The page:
IEEE Electrification Magazine - June 2016 - 35

comparison to that in the dc grids. This is convenient in
that the ac infrastructure is changed minimally.
A variant of this is to carve out a portion of the ac
infrastructure that can be powered from the dc side during times of grid failure, through the inverter, as shown in
Figure 6(c). This adds an islanding switch to assure that
power does not flow to the utility grid when it is not operating. There does need to be a mechanism to extend the
price-based management of the dc grids to the reliable ac
domain, to ensure that supply and demand can be best
balanced. In all of these cases, dc systems are reliable,
and easy reliability is a key benefit. In LPD, the degree of
reliability can be varied from nanogrid to nanogrid and
device to device. Changes to the ac infrastructure are
minimized as much as possible to minimize costs. A
long-term principle that can be adopted is that all devices
for which power reliability and quality are of particular
concern should be dc powered. This
would mean that no capital or other
expense would need to be expended
to make ac infrastructure reliable,
and over time, the utility grid itself
could optimally be tuned to lower
reliability and quality levels, saving
considerable capital and energy.

DC Deployment Paths

all at once. The evolutionary approach allows modest
investment and risk to allow dc to prove itself in cost
effectiveness and other benefits, so that financial and
other risks are minimized. DC technology is very much in
flux, and so for many end uses in many buildings it is premature to convert to dc. However, this need not preclude
installation of dc devices for which the merit of doing so is
clear today. DC devices can be introduced with external
central or local ac-dc conversion, and dc sources added
later to produce direct dc.
This model of technology deployment is familiar for
information technology (IT) systems, where conversion of
functions from analog to digital, or upgrading or adding
new functions, is generally done on an ad hoc basis rather than through single large-scale upgrades. The nature of
IT networking is such that swapping in new hardware
and connectivity is not as burdensome in the way that it
is for modifying traditional electrical
systems. This is another way in which
networked dc is inspired by architectures and capabilities of IT.

The economics
of daisy-chaining
devices on a power
cable are significant,
and developing ways
to accomplish this in
the context of LPD
will be valuable.

One approach to dc deployment is to
install a large amount of direct dc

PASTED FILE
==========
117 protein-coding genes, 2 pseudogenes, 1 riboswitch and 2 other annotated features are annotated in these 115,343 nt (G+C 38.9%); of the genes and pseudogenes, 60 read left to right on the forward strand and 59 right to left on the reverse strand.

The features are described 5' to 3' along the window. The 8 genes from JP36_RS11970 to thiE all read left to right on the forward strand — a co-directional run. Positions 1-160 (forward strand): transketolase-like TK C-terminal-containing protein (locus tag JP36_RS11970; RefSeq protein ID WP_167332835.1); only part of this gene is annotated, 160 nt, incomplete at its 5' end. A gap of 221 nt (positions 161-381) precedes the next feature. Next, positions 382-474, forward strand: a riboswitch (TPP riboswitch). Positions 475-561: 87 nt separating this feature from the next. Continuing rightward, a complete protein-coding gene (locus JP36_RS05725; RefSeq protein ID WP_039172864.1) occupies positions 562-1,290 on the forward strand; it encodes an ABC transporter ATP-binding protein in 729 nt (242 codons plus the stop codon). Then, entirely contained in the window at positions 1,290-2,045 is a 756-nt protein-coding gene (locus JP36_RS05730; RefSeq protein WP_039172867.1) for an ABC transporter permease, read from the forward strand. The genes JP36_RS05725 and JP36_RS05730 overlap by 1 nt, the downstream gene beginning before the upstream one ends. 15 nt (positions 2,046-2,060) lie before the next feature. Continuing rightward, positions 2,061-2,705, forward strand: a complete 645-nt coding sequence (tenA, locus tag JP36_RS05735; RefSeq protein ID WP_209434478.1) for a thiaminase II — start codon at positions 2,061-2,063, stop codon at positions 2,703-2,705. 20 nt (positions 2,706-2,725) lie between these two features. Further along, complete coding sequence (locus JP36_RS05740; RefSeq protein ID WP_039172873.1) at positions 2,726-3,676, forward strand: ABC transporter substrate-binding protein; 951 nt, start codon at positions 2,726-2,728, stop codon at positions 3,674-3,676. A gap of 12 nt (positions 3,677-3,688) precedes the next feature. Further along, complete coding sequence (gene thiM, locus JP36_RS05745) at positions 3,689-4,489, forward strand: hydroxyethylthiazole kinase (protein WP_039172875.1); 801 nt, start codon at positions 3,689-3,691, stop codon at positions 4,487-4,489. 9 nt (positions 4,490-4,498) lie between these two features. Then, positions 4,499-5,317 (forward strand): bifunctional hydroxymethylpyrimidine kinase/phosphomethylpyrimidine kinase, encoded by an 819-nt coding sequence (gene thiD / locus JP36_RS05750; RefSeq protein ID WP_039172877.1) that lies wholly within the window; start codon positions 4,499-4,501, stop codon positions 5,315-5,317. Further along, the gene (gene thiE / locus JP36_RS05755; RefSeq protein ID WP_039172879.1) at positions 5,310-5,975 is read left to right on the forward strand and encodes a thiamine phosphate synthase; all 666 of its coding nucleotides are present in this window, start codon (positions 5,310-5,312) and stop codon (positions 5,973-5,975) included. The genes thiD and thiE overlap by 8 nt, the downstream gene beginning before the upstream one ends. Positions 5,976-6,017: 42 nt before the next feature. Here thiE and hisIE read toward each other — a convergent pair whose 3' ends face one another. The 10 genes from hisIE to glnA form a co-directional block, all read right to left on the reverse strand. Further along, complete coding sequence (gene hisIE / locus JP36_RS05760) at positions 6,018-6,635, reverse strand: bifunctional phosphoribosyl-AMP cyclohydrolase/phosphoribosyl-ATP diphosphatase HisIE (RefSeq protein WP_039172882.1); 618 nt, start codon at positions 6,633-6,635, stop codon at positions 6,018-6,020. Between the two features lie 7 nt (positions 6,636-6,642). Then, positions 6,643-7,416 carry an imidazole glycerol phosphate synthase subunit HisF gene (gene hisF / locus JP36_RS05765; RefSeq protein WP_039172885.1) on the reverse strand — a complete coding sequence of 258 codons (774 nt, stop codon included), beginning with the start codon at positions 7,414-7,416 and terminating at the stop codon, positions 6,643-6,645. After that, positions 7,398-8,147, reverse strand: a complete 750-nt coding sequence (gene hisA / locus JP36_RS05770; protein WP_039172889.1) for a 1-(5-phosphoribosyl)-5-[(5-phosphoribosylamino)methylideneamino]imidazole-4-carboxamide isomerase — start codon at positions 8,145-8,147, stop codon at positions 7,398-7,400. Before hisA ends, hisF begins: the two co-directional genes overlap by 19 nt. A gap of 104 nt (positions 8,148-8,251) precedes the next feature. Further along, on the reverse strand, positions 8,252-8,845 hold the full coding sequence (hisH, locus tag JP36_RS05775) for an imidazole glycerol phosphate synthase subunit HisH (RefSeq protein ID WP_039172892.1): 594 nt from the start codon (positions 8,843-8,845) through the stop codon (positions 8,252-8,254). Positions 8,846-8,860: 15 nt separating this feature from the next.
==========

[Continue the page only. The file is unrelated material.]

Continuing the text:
infrastructure at one time. This is
possible for new construction or
major renovations, but for most
buildings it is impractical in the near
term. An alternative is to slowly evolve toward major
use of dc and direct dc in a building, through a series of
many steps. DCs can thus be deployed incrementally
and organically and can be introduced as opportunity or
need dictate. The evolutionary approach can be used in
circumstances such as those in the following examples:
xx
spot reliability; when there is a need or desire to make
some devices reliable in the face of a grid outage,
installing direct dc infrastructure can be done for
those particular devices, rather than for a large part of
the building
xx
modest remodeling projects; small projects can be
used to introduce dc hardware
xx
large device replacement, such as an appliance or climate control system; although it may not make economic sense to replace ac devices that are functioning
properly, it is a much smaller hurdle to shift to a new
dc device rather than buy a new ac device
xx
occupancy changes; occupant needs change over
time, as do the occupants themselves, introducing
more opportunities for changed infrastructure.
A building owner may be interested in dc power but
reluctant to move a lot of infrastructure over to it at all or

Reliable Communications

Another current opportunity for dc
distribution is in reliable communications. The U.S. Federal Communications Commission (FCC) has been
concerned in recent years with ensuring residential communications continuity during utility grid outages. For
many decades, telephones were reliable in such circumstances because
they were very low-power devices
powered through the communications wiring from the
telephone central office. Today, communications is more
commonly a combination of text messaging from mobile
phones, e-mail from PCs, and voice-over IP phone calls,
requiring a combination of modems, handsets, network
equipment, mobile phones, and computers, all of which
must be continuously powered or periodically recharged.
It is possible to supply ac power to these devices via a
generator (or battery), but this would be cumbersome and
relatively expensive, particularly given the relatively low
power levels involved and the expense of hardware to
automatically make the switch and ensure continuous
power delivery. Another alternative is to place batteries
into each end-use device, but this would make them costlier, bulkier, and more failure prone. A better solution is to
power all devices needed for communication via USB
from a central hub, eliminating ac-dc conversions within
each device-because all of the involved devices are dc
internally. The hub could have a battery recharged from
the ac power and, even better, have a link to a PV panel to
provide power when the utility grid is down and displace
grid power when it is up. USB could add a mechanism
to  indicate when power is scarce so that the end-use
IEEE Electrific ation Magazine / j une 2 0 1 6

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